There are many types of U-Joints, a few of which are very complex. The easiest category named Cardan U-Joints, are either block-and-pin or bearing-and-cross types.
U-joints are available with two hub types solid and bored. Sturdy hubs do not have a machined hole. Bored hubs own a hole and are called for the hole shape; round, hex, or square style. Two bored types that deviate from these prevalent shapes are splined, which have longitudinal grooves in the bore; and keyed, that have keyways to U Joint prevent rotation of the U-joint on the matching shaft.
Using the incorrect lube can cause burned trunnions.
Unless or else recommended, use a high quality E.P. (serious pressure) grease to program most vehicular, commercial and auxiliary travel shaft applications.
Mechanically flexible U-Joints accommodate end movement by simply using a telescoping shaft (sq . shafting or splines). U-Joints function by a sliding movement between two flanges that will be fork-designed (a yoke) and having a hole (eyesight) radially through the attention that is connected by a cross. They allow larger angles than versatile couplings and are used in applications where large misalignment must be accommodated (1 to 30 degrees).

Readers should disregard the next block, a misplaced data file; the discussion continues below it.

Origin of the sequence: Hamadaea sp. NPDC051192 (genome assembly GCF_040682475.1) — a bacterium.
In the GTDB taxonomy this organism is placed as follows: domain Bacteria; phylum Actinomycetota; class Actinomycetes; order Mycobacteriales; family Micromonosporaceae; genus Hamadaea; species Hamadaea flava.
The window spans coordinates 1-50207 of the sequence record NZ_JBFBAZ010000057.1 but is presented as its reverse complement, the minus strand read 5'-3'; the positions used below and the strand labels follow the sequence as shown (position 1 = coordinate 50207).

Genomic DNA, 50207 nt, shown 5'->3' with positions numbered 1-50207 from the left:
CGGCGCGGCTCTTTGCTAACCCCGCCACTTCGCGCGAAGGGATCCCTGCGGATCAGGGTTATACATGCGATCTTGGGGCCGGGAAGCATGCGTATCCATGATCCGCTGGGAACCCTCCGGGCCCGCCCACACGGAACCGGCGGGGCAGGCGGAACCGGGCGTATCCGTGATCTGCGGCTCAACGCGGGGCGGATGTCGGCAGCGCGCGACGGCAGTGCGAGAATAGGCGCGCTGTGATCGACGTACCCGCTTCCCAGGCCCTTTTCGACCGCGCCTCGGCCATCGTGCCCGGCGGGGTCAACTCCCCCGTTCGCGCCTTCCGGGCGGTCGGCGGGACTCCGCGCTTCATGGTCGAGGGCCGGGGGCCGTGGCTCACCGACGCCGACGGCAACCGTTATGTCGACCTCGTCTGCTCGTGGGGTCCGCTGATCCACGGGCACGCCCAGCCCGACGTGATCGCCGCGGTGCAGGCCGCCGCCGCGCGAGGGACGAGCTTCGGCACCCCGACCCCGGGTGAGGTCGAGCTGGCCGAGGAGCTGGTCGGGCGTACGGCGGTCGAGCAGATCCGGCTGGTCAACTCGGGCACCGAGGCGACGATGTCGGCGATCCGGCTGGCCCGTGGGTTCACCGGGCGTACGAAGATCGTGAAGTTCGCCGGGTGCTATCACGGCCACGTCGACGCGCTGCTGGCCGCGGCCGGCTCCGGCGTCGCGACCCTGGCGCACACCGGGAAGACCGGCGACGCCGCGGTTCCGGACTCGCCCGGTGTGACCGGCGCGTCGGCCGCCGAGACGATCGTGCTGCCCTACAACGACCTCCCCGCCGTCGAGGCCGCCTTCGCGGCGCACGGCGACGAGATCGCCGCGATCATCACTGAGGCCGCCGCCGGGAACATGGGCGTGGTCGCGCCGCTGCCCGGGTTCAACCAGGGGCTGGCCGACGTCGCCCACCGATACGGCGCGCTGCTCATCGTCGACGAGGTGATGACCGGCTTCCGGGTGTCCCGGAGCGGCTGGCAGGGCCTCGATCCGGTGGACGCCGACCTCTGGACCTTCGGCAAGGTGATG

Always make sure fresh, fresh grease is evident by all four U-joint seals.
Can be caused by operating angles which are too large.
Can be caused by a bent or sprung yoke.
Overloading a drive shaft can cause yoke ears to bend. Bearings won’t roll in the bearing cap if the yoke ears are not aligned. If the bearings prevent rolling, they continue to be stationary and can “beat themselves” into the surface area of the cross.
A “frozen” slip assembly will not allow the drive shaft to lengthen or shorten. Each time the drive shaft attempts to shorten, the strain will be transmitted into the bearings and they will tag the cross trunnion. Unlike brinnell marks caused by torque, brinnell marks that are the effect of a frozen slide are always evident on the front and back surfaces of the cross trunnion.
Improper torque in U-bolt nuts can cause brinelling.
Most makers publish the recommended torque for a U-bolt nut.
Improper lube procedures, where recommended purging isn’t accomplished, can cause one or more bearings to be starved for grease.